- The Washington Times - Thursday, June 3, 2004

Washington-area drivers are paying on average $2.05 for a gallon of gasoline, but pump prices can run up to 15 cents higher if drivers head to the next county or neighborhood.

Many reasons exist for the discrepancy, but one of the major culprits is “zone pricing,” a legitimate but complicated practice that oil companies use when creating contracts with gas stations.

Oil companies and gas distributors determine wholesale prices for stations based on zones they create in each state. The zones can be as large as an entire county or as small as one gas station, but they will not disclose where the zones are or how they determine them.

Essentially, the oil companies examine how much competition is in the area and then estimate the price motorists are willing to pay, said Andrew Kleit, a Pennsylvania State University energy and environmental economics professor.

In a bid to rein in high oil prices, the Organization of Petroleum Exporting Countries yesterday said it would raise its oil-production cap by 2 million barrels a day next month and an additional 500,000 barrels a day in August if necessary.

But industry analysts said the increase was unlikely to lead to cheaper gasoline in the United States due to refinery constraints and other production bottlenecks, and would have only a modest effect on crude prices.

Democratic attorneys general from eight states have asked the Bush administration to investigate if the oil and gas industries are colluding to drive up the cost of gas using practices such as zone pricing.

Previous Federal Trade Commission inquiries into gasoline pricing during price peaks have found no such behavior.

Several states have tried to ban zone pricing in recent years with little success. Connecticut, New York and Maryland have introduced legislation outlawing the practice but have not been successful, according to the National Conference of State Legislatures.

Major oil companies like ExxonMobil Corp. and the Royal Dutch/Shell Group are more likely to lower their prices for stations in competitive situations such as those in areas with several independent gas retailers, such as a Sheetz or Wal-Mart, Mr. Kleit said.

Stations in areas with little competition, such as a station next to a major highway, are usually charged higher gas prices, he said.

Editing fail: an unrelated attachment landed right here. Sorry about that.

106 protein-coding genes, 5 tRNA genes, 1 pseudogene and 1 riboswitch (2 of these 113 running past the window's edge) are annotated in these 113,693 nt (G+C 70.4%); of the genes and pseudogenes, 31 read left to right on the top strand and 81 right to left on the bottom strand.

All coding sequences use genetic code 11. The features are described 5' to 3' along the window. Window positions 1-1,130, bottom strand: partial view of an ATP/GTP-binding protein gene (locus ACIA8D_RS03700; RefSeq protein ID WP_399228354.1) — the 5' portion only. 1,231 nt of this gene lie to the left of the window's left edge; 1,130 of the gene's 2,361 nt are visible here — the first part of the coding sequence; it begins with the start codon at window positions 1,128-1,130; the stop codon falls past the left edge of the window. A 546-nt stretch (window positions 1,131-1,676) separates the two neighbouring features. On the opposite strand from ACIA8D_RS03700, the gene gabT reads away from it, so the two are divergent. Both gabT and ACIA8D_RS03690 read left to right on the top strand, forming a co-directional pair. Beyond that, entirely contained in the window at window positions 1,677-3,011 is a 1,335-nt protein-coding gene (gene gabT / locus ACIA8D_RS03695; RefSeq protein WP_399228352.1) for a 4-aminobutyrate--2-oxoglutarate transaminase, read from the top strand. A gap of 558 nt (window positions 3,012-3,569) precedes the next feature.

“The oil companies are simply responding to the markets,” he said.

For years, consumer groups have called the practice price discrimination. Oil companies “have found a way to squeeze the last couple of pennies out of the consumers,” said Mark Cooper, research director for the Consumer Federation of America.

Motorist club AAA Mid-Atlantic is advising summer travelers to fill up outside of the Washington area to shave a few dollars off because the Washington market is more expensive than surrounding areas.

For example, a gallon of regular unleaded cost $2.15 yesterday at the Davis Exxon station on 14th Street in Northwest, but an Exxon station on Seton Square in Woodbridge, Va., charged $1.95.

Montgomery County stations tend to have higher prices than ones in Prince George’s County because the county has higher-income customers and higher real estate values, said Paul Fiore, executive vice president for a Bowie association that represents gas-station owners.

But station owners generally earn only about 5 cents to 8 cents of a $2 bill, said Mr. Fiore, with the Service Station Dealers of America and Allied Trades.

Gas stations operating under well-known brands like Amoco or Citgo may seem more profitable to consumers than they really are because the pricing method understates how much they pay their suppliers for the gas, said Bob van der Valk, a gas-pricing analyst and bulk-fuels manager at Cosby Oil Co., a Santa Fe Spring, Calif., gas distributor.

About 90 percent of retail gasoline is sold through the zone-pricing system, Mr. van der Valk said.

Station operators are free to set their own prices, even lowering them to beat the competition, but many will not stay in business if they can’t cover the cost from the distributors, Mr. Fiore said.

“Now, as gas prices keep skyrocketing, [zone pricing] isn’t as much of an issue,” but consumers will notice bigger price differences once prices stabilize and begin to drop, he said.

Oil industry groups say zone pricing is necessary to keep prices from rising further.

Several oil companies, including ExxonMobil and ChevronTexaco Corp., would not talk about their zone-pricing techniques and referred all questions to the American Petroleum Institute, an industry trade group. The organization would not talk about the method and referred questions to Mr. Kleit, who has written several reports on the issue.

“Zone pricing really allows gas companies to compete with independent retailers in very aggressive markets,” Mr. Kleit said.

If the method were outlawed, Mr. Kleit said major oil companies would be required to offer uniform pricing to all branded stations. This would lower prices for some gas stations, but raise them for others.

The result would be some stations could not afford the price change, forcing their closure and leaving the market with less competition, Mr. Kleit said.

Station owners in aggressive markets would not be able to cover their costs, he said.

While oil industry representatives say zone pricing is vital to keeping down gas prices, they acknowledge that the method can be used to scam gas-station owners and consumers. One way is for oil companies to tacitly agree to keep prices artificially high, Mr. Kleit said.

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